In summary, the 62 CWPPRA projects selected as of May 1997 (this number excludes the four that have been deauthorized, and 14 small-scale demonstration projects) are anticipated to create, restore or protect 73,687 acres during their 20-year life, at a total fully funded cost of $226,759,067 (table 2). Including additional acreage that is anticipated to be enhanced, a total of 879,428 acres (1,374 square miles) will benefit from CWPPRA restoration projects–an average project area of more than 14,184 acres. The relative magnitude of CWPPRA projects becomes apparent when this average project size is compared to acreage of wetlands affected through similar efforts funded through the National Coastal Wetlands Conservation Grants program, the North American Wetlands Conservation Act and the USFWS’s Coastal Ecosystems Program (figure 34). The unprecedented size of these CWPPRA projects is necessitated by the fact that Louisiana’s average coastal land loss rate accounts for 80% of the national total (LCWCRTF 1993).

Because of various natural processes and past human modifications, it is not feasible to restore coastal Louisiana to its historical conditions. Numerous studies have provided action plans and general recommendations for restoring Louisiana’s coast to the extent possible (EPA/LGS 1987, Boesch et al. 1994, Gagliano 1994, van Heerden 1994, Edwards et al. 1995). While the specific strategies may differ, these studies share a common set of objectives–offsetting coastal land loss and attaining a sustainable coastal ecosystem.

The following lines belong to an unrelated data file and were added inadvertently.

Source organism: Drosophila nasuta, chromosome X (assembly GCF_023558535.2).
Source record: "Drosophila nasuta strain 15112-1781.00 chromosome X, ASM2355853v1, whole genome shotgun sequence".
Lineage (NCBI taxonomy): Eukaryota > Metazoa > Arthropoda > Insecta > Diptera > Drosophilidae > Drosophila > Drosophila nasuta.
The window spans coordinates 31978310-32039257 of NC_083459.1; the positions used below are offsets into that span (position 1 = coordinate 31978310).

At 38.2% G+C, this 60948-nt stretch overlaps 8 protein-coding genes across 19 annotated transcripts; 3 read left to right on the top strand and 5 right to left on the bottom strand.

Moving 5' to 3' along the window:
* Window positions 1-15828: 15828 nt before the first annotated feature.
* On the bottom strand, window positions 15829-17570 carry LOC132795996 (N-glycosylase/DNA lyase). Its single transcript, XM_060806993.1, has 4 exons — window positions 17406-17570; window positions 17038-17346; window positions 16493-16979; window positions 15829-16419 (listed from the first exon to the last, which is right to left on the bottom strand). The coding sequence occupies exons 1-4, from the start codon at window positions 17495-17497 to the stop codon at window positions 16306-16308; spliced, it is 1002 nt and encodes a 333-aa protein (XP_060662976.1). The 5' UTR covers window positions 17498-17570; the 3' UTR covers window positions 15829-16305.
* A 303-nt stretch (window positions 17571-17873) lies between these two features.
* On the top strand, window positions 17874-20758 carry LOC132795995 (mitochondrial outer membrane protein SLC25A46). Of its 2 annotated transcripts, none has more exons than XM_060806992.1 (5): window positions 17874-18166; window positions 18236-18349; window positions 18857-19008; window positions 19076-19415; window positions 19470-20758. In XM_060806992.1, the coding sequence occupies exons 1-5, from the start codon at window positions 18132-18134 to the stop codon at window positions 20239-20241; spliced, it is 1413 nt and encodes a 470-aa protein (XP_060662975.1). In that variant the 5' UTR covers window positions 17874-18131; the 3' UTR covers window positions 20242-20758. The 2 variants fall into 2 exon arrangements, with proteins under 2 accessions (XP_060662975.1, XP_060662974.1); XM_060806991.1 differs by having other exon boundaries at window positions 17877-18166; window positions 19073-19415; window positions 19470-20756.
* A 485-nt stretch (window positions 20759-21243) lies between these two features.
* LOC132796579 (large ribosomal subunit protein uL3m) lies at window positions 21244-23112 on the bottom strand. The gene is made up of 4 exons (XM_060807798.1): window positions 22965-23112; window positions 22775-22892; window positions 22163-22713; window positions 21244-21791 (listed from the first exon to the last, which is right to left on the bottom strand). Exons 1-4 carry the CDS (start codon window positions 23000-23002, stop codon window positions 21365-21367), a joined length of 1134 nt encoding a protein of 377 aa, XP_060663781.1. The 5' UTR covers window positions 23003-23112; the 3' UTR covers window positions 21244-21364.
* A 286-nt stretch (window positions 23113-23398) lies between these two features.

The formation of the CWPPRA Task Force and associated committees and groups has resulted in an integrated coast-wide process for planning, selection, construction, operation, maintenance, monitoring and scientific evaluation of restoration projects throughout coastal Louisiana. Through CWPPRA, five federal agencies, the state of Louisiana, academic organizations and the general public have joined together to implement projects selected from the Louisiana Coastal Wetlands Restoration Plan. One of the most significant accomplishments of CWPPRA may be the establishment of its planning, coordination and implementation procedures.


Priority Project List Formulation Process

CWPPRA has led to the development of a continually improving selection process that results in annual lists of restoration projects, chosen to best meet high-priority coastal restoration objectives. Selection of each year’s projects is based on cost effectiveness and other secondary criteria. Each priority list is submitted to the U.S. Congress from the interagency CWPPRA Task Force, with involvement from the public and academic communities.


CWPPRA Monitoring Program

CWPPRA has resulted in development of monitoring protocol for data collection and analysis that ensure data quality and integrity. Monitoring variables and performance assessment methods are tailored to meet the specific restoration goals of each CWPPRA project and are based on each project’s corresponding restoration technique and the prevailing environmental conditions. The CWPPRA Monitoring Program is currently developing an integrated coast-wide network of monitoring stations that will be able to provide a holistic view of the synergistic impacts of CWPPRA restoration efforts in addition to project-specific performance assessments.